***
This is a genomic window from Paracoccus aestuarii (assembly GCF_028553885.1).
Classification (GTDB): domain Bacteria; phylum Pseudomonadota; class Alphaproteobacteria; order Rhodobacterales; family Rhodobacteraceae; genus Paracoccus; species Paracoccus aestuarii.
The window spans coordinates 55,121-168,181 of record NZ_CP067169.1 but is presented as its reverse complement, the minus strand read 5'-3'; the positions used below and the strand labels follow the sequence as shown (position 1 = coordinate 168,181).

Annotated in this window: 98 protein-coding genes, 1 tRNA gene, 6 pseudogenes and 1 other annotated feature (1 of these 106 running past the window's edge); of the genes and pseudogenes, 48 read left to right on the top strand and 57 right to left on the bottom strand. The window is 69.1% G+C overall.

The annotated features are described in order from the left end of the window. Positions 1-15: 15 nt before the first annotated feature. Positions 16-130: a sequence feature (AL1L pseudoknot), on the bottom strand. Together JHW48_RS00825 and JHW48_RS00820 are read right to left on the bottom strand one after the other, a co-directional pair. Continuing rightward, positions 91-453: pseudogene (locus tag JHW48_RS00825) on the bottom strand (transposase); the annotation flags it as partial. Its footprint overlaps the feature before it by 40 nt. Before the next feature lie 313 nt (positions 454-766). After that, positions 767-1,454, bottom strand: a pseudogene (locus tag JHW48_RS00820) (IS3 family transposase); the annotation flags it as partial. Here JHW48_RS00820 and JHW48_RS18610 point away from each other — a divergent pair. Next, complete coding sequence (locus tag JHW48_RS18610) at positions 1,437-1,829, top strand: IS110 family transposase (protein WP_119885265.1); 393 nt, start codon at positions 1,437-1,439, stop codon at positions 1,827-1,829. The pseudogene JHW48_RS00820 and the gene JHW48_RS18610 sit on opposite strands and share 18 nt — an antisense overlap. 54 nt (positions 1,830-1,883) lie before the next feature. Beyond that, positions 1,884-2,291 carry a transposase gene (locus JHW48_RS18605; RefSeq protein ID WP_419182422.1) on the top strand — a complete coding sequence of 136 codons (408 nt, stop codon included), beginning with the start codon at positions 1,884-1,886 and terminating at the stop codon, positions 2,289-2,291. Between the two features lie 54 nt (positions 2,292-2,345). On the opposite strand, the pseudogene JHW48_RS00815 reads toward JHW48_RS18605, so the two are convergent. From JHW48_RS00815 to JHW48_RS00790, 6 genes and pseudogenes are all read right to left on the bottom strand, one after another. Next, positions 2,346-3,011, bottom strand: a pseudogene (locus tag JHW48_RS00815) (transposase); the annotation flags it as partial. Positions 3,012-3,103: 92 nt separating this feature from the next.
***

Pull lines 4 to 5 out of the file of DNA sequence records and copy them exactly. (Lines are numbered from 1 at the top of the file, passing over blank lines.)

Annotated in this window: 98 protein-coding genes, 1 tRNA gene, 6 pseudogenes and 1 other annotated feature (1 of these 106 running past the window's edge); of the genes and pseudogenes, 48 read left to right on the top strand and 57 right to left on the bottom strand. The window is 69.1% G+C overall.

The annotated features are described in order from the left end of the window. Positions 1-15: 15 nt before the first annotated feature. Positions 16-130: a sequence feature (AL1L pseudoknot), on the bottom strand. Together JHW48_RS00825 and JHW48_RS00820 are read right to left on the bottom strand one after the other, a co-directional pair. Continuing rightward, positions 91-453: pseudogene (locus tag JHW48_RS00825) on the bottom strand (transposase); the annotation flags it as partial. Its footprint overlaps the feature before it by 40 nt. Before the next feature lie 313 nt (positions 454-766). After that, positions 767-1,454, bottom strand: a pseudogene (locus tag JHW48_RS00820) (IS3 family transposase); the annotation flags it as partial. Here JHW48_RS00820 and JHW48_RS18610 point away from each other — a divergent pair. Next, complete coding sequence (locus tag JHW48_RS18610) at positions 1,437-1,829, top strand: IS110 family transposase (protein WP_119885265.1); 393 nt, start codon at positions 1,437-1,439, stop codon at positions 1,827-1,829. The pseudogene JHW48_RS00820 and the gene JHW48_RS18610 sit on opposite strands and share 18 nt — an antisense overlap. 54 nt (positions 1,830-1,883) lie before the next feature. Beyond that, positions 1,884-2,291 carry a transposase gene (locus JHW48_RS18605; RefSeq protein ID WP_419182422.1) on the top strand — a complete coding sequence of 136 codons (408 nt, stop codon included), beginning with the start codon at positions 1,884-1,886 and terminating at the stop codon, positions 2,289-2,291. Between the two features lie 54 nt (positions 2,292-2,345). On the opposite strand, the pseudogene JHW48_RS00815 reads toward JHW48_RS18605, so the two are convergent. From JHW48_RS00815 to JHW48_RS00790, 6 genes and pseudogenes are all read right to left on the bottom strand, one after another. Next, positions 2,346-3,011, bottom strand: a pseudogene (locus tag JHW48_RS00815) (transposase); the annotation flags it as partial. Positions 3,012-3,103: 92 nt separating this feature from the next.